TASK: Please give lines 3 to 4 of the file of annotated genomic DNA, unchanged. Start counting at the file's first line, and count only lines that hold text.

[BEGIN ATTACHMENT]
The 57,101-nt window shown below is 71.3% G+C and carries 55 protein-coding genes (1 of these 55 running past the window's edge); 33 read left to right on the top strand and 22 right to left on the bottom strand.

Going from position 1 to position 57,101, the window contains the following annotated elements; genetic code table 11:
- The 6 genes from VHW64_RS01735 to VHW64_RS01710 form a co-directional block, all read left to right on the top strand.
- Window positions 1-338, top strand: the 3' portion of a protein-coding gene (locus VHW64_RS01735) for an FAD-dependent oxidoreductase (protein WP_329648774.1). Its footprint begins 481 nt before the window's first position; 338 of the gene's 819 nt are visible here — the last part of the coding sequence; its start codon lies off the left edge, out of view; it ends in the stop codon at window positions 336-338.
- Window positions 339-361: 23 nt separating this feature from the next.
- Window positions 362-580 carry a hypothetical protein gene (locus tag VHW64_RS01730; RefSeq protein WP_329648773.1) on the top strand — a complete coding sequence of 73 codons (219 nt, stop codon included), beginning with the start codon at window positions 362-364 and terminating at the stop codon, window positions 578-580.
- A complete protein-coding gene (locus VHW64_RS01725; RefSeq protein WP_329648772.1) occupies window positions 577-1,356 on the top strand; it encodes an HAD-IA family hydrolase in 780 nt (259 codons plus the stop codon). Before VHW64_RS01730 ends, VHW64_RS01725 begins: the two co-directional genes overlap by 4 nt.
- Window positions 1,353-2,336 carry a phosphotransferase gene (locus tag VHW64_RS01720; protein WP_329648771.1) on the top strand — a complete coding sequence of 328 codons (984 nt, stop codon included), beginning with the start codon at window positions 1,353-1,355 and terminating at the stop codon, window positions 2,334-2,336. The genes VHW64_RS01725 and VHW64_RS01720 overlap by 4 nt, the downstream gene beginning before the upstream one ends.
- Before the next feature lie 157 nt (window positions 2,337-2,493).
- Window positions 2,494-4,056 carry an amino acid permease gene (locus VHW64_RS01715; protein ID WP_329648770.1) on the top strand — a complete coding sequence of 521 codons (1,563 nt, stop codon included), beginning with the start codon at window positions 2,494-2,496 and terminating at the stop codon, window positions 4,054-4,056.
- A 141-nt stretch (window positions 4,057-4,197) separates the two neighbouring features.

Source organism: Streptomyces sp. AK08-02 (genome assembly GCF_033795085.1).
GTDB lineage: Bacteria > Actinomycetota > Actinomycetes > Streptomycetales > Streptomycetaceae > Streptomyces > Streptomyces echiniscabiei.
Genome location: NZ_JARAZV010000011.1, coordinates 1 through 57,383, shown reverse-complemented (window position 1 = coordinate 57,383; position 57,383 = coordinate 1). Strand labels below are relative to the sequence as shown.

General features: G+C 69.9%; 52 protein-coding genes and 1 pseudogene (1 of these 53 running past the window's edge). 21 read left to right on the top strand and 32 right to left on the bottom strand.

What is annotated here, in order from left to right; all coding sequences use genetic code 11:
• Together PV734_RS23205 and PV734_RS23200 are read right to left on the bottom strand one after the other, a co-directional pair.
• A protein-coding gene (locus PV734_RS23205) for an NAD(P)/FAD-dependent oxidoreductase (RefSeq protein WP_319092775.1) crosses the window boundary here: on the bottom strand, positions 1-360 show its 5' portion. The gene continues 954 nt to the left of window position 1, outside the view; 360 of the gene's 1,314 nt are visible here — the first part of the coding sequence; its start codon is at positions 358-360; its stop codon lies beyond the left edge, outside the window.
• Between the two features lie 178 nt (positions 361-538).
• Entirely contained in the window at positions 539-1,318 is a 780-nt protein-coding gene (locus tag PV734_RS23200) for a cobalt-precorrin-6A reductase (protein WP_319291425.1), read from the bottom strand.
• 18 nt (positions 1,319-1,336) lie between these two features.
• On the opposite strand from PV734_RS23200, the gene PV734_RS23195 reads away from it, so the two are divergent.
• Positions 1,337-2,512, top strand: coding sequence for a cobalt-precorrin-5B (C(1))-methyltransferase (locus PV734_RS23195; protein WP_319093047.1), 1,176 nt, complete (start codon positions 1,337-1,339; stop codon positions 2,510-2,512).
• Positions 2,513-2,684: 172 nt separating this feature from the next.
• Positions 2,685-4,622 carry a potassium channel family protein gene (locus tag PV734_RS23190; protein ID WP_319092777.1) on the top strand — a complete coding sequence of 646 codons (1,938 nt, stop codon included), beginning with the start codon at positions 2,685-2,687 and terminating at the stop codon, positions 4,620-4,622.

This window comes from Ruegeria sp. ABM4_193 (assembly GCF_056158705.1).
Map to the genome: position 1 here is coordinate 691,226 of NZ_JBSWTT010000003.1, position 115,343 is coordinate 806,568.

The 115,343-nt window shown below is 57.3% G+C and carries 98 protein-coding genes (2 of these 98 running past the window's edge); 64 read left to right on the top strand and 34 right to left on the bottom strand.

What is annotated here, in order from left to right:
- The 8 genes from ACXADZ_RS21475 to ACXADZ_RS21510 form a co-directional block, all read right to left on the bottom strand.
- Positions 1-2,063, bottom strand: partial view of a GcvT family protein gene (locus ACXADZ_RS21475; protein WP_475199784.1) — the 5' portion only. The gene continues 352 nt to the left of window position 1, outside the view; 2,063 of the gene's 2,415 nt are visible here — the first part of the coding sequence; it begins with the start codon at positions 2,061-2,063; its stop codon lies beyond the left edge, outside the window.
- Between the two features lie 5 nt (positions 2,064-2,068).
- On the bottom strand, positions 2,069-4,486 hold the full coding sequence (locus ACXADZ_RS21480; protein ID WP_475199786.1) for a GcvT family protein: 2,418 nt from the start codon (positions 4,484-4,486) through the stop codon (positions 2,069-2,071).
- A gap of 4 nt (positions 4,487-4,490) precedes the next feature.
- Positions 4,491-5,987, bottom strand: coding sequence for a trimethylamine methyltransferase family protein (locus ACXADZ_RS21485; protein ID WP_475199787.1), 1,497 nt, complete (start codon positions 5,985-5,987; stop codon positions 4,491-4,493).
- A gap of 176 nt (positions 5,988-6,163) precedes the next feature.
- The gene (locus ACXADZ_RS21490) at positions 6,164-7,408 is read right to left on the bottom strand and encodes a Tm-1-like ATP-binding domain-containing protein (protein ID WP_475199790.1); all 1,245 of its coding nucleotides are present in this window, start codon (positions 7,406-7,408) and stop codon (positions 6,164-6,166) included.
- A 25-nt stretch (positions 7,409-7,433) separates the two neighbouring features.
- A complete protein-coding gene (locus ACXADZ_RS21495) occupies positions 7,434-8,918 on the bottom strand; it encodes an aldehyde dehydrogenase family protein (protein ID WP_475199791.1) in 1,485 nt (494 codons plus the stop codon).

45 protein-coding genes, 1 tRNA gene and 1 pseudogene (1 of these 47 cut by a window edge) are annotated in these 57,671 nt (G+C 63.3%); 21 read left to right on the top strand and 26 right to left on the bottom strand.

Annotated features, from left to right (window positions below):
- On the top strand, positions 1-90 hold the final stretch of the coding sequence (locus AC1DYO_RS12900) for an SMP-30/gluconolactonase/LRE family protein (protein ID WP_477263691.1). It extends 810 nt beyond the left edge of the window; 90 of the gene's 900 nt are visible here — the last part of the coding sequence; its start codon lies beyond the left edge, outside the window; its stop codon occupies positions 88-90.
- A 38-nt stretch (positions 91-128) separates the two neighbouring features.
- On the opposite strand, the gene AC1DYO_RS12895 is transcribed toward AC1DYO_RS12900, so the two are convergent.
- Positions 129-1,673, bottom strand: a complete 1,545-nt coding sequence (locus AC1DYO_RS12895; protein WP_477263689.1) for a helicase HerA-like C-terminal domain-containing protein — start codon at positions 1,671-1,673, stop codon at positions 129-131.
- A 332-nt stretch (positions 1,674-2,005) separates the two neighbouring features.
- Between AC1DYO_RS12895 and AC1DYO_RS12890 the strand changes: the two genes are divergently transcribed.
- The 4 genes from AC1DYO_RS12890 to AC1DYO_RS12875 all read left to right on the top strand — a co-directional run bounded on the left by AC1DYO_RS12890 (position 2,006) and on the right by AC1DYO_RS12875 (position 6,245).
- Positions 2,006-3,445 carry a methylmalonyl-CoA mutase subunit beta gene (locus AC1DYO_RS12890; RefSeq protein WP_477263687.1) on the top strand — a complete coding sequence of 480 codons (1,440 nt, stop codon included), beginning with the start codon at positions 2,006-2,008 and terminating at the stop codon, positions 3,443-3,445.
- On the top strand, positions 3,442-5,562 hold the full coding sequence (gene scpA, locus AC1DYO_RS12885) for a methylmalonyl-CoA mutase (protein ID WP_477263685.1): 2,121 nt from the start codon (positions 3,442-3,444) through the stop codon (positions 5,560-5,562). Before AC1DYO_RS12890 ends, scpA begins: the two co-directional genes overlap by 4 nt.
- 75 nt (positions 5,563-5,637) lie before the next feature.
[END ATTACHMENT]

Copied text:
- The 6 genes from VHW64_RS01735 to VHW64_RS01710 form a co-directional block, all read left to right on the top strand.
- Window positions 1-338, top strand: the 3' portion of a protein-coding gene (locus VHW64_RS01735) for an FAD-dependent oxidoreductase (protein WP_329648774.1). Its footprint begins 481 nt before the window's first position; 338 of the gene's 819 nt are visible here — the last part of the coding sequence; its start codon lies off the left edge, out of view; it ends in the stop codon at window positions 336-338.